When the average person thinks of a foundation, the basement walls of their home likely come to mind. Or they are thinking about that person who calls them every year at the same time to ask for a donation… A basement wall, or foundation wall, is the part of a structure that resists loading from lateral earth pressures caused by soil built up against it, but it also transfers the buildings load from the structure above down to the earth below. There are two categories of foundations that are used to transfer building loads to the ground, shallow and deep foundations. The type of soil and its conditions help structural engineers determine which type of foundation is best suited for a particular structure.
Shallow foundations are often found under lightly loaded structures such as a house or a shed and are found close to the earth’s surface. An example of a shallow foundation is a concrete footing. Concrete footings are located underneath foundation walls and interior columns and are used to spread out the load from the structure above over a large enough area that limits movement in the subgrade below. The size of a footing required depends on the type of soil that is below. If a footing is placed on clay, it needs to be much larger than if it were place on bedrock, as bedrock has a much greater bearing capacity.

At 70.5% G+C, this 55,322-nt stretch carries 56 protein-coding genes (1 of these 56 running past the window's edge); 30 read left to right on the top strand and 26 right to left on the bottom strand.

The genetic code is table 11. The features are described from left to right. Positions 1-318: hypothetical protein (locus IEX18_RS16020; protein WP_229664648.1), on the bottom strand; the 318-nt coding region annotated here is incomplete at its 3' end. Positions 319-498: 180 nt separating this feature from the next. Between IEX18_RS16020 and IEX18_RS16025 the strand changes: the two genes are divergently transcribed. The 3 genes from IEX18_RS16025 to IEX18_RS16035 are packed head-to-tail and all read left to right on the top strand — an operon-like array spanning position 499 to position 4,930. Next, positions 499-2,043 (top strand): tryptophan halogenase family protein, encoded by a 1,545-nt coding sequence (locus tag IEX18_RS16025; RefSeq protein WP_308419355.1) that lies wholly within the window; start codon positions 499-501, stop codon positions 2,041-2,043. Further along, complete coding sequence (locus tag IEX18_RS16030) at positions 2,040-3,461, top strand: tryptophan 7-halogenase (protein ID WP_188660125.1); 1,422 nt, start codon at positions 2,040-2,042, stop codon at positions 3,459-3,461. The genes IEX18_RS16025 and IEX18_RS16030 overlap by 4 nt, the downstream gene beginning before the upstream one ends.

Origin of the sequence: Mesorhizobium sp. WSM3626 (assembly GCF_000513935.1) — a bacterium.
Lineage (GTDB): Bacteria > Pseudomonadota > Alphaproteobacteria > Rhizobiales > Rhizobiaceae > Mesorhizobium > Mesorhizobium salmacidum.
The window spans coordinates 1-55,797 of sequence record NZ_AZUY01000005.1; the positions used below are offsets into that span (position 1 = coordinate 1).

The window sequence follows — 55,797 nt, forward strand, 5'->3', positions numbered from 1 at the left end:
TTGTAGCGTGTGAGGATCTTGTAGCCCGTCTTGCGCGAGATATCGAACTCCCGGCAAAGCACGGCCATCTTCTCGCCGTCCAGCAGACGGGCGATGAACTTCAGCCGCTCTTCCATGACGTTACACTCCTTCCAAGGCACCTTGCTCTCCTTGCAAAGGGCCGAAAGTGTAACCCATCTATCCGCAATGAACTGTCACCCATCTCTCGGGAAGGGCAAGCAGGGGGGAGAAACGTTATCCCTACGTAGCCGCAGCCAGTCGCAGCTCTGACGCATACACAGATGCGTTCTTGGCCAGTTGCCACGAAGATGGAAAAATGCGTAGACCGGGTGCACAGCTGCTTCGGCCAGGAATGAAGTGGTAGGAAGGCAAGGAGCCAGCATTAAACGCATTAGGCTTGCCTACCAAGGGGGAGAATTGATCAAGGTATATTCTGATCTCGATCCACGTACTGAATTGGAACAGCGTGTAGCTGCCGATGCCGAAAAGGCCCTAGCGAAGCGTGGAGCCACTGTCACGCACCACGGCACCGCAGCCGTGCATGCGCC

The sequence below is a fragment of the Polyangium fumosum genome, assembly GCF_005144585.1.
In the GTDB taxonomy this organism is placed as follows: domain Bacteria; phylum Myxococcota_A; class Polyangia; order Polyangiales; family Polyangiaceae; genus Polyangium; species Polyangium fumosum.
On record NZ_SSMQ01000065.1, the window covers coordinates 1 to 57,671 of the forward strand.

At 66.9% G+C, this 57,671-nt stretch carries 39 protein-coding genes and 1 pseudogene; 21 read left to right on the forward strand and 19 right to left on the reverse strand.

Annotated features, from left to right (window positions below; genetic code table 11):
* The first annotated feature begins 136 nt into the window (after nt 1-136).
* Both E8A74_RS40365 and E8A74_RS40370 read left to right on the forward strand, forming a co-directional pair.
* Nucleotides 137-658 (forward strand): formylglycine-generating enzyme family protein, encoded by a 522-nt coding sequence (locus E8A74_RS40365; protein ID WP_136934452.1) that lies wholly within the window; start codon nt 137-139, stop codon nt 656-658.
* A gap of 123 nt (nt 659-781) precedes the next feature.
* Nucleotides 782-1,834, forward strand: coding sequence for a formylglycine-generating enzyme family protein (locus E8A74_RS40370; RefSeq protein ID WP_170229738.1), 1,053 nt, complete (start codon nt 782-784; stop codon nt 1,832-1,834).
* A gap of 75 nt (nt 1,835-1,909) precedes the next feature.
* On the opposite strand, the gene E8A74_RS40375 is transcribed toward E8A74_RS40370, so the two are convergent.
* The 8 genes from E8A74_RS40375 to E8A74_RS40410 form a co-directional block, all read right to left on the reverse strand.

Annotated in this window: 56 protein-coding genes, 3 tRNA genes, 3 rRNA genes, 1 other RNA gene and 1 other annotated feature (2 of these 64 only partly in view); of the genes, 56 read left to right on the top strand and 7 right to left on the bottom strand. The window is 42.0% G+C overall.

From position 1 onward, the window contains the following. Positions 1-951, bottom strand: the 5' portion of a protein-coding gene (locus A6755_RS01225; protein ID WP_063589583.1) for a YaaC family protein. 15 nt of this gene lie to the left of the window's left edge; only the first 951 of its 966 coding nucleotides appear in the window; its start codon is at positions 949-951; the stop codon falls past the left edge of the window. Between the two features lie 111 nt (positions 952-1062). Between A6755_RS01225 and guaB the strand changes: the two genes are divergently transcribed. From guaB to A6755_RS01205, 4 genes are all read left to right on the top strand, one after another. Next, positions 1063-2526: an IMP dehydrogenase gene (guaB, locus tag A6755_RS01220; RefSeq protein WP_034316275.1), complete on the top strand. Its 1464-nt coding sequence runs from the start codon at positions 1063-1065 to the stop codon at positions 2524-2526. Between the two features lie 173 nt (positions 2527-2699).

Shallow foundations are susceptible to movement depending on the surrounding conditions and the type of soil that they bear on. For example, in Winnipeg where I live, most houses foundations are built on clay which swells when it absorbs moisture. The swelling of soil causes it to heave which can lift the foundation and cause differential settlement in the home. If the differential settlement is minimal, it is usually not a structural issue and more of an aesthetic concern. Sometimes movement can be so severe that the structural integrity of the foundation system is compromised and repairs or replacement is required. Check out this post for some other causes of shallow foundation movement and failures.